Many of you have shared your frustrations, feeling that you not have a voice within the industry. EDPA is your opportunity to have that voice and to shape how the industry evolves. ACCESS is not EXHIBITOR. The show floor is limited. There’s no CTSM education tracks, and no end-users. Just education sessions on design trends and business, roundtables discussions, and social events with your peers. It’s casual and meaningful, where one conversation can change your perspective on how you conduct your business.

This year, your participation is critical. The Distributor/Dealers who attend ACCESS will help create a future track within the conference tailored to your needs and wants. So this year make the decision to put it on your calendar. Don’t wait. You will not be disappointed.

If you have any questions, please feel free to call and ask me about ACCESS.  I’ll share my experiences.

Have a great week ahead. Be well.

–Kevin Carty
http://twitter.com/kevin_carty
http://www.linkedin.com/pub/kevin-carty/3/800/32a

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Registration For EDPA ACCESS 2012 Is Now OPEN! Introducing Early, Early-Bird Incentives: Save On Your Hotel Today!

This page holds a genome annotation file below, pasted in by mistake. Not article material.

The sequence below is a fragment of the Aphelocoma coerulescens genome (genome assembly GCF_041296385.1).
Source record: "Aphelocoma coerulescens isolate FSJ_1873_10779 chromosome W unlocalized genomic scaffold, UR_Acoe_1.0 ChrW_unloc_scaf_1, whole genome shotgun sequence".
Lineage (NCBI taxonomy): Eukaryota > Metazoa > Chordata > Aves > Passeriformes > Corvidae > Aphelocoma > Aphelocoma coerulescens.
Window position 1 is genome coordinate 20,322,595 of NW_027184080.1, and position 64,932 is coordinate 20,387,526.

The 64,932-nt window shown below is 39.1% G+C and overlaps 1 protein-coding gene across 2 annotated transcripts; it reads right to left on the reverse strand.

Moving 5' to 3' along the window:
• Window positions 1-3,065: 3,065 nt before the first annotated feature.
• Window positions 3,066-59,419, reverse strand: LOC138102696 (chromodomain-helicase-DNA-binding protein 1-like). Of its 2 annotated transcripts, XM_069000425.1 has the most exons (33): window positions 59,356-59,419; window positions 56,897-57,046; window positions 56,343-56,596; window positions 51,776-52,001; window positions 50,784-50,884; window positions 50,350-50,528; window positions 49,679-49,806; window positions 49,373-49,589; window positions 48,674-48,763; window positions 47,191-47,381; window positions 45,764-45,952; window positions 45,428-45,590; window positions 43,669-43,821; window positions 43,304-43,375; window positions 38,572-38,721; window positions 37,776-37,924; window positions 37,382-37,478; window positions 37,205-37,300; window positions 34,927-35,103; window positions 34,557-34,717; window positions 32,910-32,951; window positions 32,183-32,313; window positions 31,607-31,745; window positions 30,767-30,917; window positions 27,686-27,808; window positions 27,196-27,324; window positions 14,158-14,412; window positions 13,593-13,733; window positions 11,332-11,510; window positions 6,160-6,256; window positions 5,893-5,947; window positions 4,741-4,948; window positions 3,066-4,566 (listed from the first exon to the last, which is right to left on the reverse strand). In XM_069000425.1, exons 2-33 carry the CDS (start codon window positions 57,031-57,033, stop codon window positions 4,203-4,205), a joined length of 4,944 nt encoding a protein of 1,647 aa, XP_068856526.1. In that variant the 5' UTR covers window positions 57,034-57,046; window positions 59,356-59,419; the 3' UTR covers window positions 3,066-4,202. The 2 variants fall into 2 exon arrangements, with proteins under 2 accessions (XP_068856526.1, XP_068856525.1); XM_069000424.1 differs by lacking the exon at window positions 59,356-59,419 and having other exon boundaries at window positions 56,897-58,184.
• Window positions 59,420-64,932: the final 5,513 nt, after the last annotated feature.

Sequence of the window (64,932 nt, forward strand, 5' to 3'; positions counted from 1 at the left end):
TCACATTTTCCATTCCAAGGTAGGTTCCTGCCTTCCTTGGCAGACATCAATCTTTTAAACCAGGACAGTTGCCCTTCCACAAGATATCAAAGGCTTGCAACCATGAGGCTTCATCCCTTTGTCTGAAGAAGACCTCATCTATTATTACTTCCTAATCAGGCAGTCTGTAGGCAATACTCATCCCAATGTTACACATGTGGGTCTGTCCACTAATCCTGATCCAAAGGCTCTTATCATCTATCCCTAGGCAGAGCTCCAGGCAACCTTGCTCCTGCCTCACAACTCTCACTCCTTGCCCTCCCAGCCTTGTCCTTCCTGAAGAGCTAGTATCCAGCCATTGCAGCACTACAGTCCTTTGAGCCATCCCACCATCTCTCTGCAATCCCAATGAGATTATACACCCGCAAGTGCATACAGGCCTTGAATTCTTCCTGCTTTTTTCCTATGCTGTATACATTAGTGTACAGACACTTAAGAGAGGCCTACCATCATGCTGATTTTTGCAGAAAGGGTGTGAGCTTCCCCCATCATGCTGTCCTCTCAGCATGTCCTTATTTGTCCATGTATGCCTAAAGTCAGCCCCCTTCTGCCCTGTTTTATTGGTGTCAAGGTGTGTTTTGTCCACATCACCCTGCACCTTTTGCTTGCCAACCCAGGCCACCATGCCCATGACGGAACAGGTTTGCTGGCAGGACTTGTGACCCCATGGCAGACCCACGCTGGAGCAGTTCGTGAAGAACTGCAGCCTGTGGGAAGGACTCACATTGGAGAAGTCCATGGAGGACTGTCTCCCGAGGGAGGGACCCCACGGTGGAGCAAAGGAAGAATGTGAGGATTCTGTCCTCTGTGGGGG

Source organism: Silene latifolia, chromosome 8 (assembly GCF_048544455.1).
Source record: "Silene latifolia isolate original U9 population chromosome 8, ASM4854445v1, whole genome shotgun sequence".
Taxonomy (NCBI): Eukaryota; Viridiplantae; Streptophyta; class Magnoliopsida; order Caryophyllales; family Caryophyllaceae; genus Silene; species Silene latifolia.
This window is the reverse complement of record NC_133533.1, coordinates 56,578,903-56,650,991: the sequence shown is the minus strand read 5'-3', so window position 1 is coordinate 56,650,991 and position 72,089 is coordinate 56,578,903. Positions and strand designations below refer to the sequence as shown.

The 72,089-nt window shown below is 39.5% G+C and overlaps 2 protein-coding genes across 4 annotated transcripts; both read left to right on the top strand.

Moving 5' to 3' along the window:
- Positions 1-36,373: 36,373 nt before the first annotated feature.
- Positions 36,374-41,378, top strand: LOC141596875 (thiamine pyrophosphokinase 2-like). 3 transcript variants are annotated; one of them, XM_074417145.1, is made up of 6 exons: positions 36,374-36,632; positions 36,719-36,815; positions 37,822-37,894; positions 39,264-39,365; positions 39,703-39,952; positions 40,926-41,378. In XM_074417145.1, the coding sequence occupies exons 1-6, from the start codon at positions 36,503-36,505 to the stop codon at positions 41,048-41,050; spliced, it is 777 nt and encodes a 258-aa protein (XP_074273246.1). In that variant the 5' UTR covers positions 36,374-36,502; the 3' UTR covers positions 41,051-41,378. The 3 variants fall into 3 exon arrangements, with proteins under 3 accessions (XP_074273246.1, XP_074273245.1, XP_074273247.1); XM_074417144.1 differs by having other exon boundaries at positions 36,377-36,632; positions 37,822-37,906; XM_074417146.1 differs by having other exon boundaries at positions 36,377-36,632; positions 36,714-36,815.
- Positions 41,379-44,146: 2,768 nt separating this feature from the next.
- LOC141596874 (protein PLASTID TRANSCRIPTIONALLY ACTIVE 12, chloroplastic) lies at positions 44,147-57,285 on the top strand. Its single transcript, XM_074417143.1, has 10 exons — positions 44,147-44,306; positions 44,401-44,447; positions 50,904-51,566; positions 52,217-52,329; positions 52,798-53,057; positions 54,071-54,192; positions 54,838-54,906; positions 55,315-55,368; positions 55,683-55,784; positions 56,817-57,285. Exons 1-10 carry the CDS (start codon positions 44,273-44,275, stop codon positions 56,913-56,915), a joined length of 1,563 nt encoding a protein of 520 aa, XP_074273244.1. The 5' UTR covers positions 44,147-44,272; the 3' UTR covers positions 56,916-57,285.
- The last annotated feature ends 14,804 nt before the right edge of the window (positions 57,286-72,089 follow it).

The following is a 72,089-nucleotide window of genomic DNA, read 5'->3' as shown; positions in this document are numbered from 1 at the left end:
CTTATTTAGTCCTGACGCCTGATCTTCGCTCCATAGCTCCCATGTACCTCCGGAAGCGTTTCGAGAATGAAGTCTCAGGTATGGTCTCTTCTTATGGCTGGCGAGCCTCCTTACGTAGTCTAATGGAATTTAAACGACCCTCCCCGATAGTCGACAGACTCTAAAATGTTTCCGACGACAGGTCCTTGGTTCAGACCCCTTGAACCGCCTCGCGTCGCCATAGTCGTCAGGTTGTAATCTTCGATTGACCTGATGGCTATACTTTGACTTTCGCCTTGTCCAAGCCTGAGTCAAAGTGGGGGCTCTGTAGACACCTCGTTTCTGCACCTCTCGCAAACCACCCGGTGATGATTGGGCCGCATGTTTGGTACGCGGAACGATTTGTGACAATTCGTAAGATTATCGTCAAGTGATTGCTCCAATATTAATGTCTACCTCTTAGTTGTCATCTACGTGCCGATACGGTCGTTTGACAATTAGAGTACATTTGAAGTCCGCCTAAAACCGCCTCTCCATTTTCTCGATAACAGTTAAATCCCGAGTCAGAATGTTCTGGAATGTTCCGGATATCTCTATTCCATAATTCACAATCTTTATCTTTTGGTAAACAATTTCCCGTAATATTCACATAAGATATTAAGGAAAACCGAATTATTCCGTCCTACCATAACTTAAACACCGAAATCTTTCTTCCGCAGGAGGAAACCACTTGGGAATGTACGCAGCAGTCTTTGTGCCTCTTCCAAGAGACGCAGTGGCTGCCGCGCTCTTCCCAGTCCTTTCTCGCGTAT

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For more information, contact:

Melissa Nemitz, Member Services Coordinator

p: 203-899-8491 | e: mnemitz@edpa.com

Open Letter to Custom Houses: Word on the Street — Feb 6th thru Feb. 10th

February 12th, 2012 1 COMMENT
Open Letter to Custom Houses

Word on the Street by Kevin Carty

An Open Letter to Custom Houses

This week, I want to address a particular group: Custom Houses.

Classic Exhibits has been in business since 1993. Over those years, Custom Houses have been some of our best customers, not only for Classic Exhibits, but also for ClassicMODUL and Classic Rentals. For that we are very thankful. But I have a question for this group — How do you view “system sales” and manufacturing as we roll into 2012? Whether it’s simple systems like a pop-up, modular systems like the Euro LT Laminate, or more complex systems like custom hybrids?

I had a conversation this past week with someone whom I respect not just professionally but personally. He owns a well-respected custom house on the East Coast, and I feel fortunate to call him a friend.

We were talking about adding a new employee to his organization. This person would be responsible for handling system sales for their existing accounts as well as regional outreach to new sales. In the course of our call, we chatted about the current impression of “systems” with his AE’s as well as within other custom houses in his area. His comments were both refreshing . . .  as well as bewildering.